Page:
I pretty much understand that I need to be able to speak Japanese and that I need some professional graphic art skills. I guess my priorities are as stated

                    1. Finish my degree in graphic arts, while studying Japanese
                    2. Get employed in the US , while studying Japanese
                    3. Get a job in Japan

                    Honestly, I just want to come to Japan. I guess I can go on a vacation there but I don't know where to start.

                    Now as far as studying Japanese, I would like to enroll in a 6 month course in Japan but since Im still in school that is not an option. I would like to comprehend the language, not just passing the proficiency test. So if you know of any other online classes and/or books that I can use, please let me know.
                    Now we are getting somwhere

                    You will need a degree anyway as most work visas here require a university degree or unless you have specialised trade skills and experience. Some visas require you have up to 3 years experience in the field if you dont have a degree (Humanities visa).

                    Cannot give you advice about working in the US as im not an American. All I can recommend if you want to learn Japanese is you are going to need to learn how to read (not necessarily write)speak and hear Japanese. Language and vocabulary will improve through lots of reading and lots of input. Speaking to OK but there is only so mcuh you can learn in daily conversation nad you have to learn polite language, business Japanese and trade jargon. Dialects are also a consideraation as no one here speaks like a text book, and Tokyo Japanese is different from that spoken in Osaka or Fukuoka.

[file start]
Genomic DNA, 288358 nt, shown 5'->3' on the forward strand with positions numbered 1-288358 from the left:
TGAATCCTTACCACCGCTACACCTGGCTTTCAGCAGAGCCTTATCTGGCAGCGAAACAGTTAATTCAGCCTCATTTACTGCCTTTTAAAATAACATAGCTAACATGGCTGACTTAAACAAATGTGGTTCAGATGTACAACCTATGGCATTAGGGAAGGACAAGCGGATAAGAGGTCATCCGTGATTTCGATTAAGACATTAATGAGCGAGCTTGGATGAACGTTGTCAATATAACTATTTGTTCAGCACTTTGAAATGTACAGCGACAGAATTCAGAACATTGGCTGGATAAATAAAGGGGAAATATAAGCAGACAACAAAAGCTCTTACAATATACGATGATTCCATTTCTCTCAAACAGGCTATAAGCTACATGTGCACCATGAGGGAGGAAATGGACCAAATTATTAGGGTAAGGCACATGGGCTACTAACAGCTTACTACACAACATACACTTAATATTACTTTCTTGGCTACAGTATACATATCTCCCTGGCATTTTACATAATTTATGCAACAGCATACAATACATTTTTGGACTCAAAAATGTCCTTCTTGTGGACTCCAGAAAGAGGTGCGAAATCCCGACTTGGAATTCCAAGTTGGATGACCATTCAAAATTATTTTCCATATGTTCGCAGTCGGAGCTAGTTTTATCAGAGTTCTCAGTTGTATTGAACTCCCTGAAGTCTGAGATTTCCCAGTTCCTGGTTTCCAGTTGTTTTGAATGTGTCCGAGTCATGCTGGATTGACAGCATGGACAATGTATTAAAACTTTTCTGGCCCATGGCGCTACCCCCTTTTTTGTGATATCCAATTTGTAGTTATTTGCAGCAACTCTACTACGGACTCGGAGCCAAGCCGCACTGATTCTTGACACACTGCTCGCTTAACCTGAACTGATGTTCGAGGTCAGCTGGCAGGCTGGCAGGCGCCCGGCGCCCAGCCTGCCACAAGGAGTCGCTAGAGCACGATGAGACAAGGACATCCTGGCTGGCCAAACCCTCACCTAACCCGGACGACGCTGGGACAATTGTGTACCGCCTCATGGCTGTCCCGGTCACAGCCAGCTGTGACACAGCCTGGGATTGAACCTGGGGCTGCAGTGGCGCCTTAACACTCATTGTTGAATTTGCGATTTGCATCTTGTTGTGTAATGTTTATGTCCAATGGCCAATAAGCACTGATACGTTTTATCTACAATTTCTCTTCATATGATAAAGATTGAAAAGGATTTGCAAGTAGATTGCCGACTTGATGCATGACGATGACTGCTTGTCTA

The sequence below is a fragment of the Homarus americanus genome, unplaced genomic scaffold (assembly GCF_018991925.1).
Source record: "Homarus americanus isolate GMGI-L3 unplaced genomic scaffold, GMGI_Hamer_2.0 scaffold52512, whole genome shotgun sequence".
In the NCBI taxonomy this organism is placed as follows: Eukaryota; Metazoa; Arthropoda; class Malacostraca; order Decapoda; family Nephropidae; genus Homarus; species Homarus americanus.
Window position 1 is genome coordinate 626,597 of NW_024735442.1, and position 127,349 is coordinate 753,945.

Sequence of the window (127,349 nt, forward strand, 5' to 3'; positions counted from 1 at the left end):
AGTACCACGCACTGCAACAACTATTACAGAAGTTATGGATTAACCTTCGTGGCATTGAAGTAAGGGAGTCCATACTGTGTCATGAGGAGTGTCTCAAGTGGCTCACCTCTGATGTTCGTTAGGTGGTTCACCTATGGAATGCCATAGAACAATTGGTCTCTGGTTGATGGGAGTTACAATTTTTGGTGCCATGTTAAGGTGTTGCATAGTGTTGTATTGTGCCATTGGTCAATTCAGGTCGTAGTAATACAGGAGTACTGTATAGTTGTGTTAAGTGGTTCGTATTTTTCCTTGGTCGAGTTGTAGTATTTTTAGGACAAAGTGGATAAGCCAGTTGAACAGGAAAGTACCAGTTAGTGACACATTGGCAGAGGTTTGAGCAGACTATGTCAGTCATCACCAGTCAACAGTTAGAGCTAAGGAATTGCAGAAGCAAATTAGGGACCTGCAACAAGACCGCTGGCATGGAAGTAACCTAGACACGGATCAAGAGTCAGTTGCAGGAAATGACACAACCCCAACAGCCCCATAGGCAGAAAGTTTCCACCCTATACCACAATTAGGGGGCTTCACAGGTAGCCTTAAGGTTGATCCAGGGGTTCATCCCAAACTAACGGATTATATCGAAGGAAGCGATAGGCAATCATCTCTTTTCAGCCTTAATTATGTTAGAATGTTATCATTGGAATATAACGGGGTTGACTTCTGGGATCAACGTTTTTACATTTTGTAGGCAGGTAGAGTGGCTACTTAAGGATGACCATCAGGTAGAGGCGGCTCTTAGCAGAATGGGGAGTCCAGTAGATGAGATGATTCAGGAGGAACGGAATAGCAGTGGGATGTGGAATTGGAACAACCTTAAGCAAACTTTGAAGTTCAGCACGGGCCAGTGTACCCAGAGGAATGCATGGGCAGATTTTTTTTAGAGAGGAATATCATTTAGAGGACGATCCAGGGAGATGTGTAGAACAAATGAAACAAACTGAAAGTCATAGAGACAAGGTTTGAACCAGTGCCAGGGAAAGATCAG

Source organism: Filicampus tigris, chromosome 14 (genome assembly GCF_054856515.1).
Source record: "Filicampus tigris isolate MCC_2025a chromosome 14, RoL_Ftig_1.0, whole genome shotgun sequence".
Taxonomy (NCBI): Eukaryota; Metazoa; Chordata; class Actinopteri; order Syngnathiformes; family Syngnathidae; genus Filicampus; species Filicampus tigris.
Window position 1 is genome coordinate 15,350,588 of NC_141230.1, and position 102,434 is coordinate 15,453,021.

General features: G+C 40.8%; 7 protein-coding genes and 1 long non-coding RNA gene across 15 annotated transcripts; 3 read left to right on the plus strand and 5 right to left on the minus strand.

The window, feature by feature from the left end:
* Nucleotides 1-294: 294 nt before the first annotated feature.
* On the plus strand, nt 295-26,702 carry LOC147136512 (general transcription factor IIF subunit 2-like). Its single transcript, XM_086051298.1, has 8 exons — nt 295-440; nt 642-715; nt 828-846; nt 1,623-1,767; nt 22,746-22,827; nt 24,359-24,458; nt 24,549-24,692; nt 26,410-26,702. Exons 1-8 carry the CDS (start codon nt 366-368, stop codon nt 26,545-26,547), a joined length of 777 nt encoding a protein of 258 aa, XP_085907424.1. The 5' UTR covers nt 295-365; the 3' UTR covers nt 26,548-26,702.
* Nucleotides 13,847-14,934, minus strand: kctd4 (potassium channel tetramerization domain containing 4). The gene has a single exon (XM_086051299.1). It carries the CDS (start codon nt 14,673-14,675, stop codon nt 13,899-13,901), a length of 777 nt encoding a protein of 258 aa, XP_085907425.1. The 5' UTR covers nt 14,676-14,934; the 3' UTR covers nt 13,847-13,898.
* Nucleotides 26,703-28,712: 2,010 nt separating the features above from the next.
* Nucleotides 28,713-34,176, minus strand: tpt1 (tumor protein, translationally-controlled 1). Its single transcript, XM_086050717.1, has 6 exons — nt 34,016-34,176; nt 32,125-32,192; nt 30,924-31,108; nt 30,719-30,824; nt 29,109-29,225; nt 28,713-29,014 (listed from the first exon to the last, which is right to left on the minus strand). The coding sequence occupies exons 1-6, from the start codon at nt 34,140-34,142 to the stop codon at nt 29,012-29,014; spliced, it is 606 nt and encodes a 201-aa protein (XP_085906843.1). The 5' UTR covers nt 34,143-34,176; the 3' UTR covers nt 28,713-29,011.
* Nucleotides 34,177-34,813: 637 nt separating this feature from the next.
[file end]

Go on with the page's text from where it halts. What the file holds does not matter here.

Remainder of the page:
If you pass Level 1 or Level 2 of JLPT it shows you have a pretty good understanding of Japanese- Level 1 requires learning nearly 1900 kanji and 10,000 vocabulary. About the same level as a Japanese high school student. i have level 2 myself.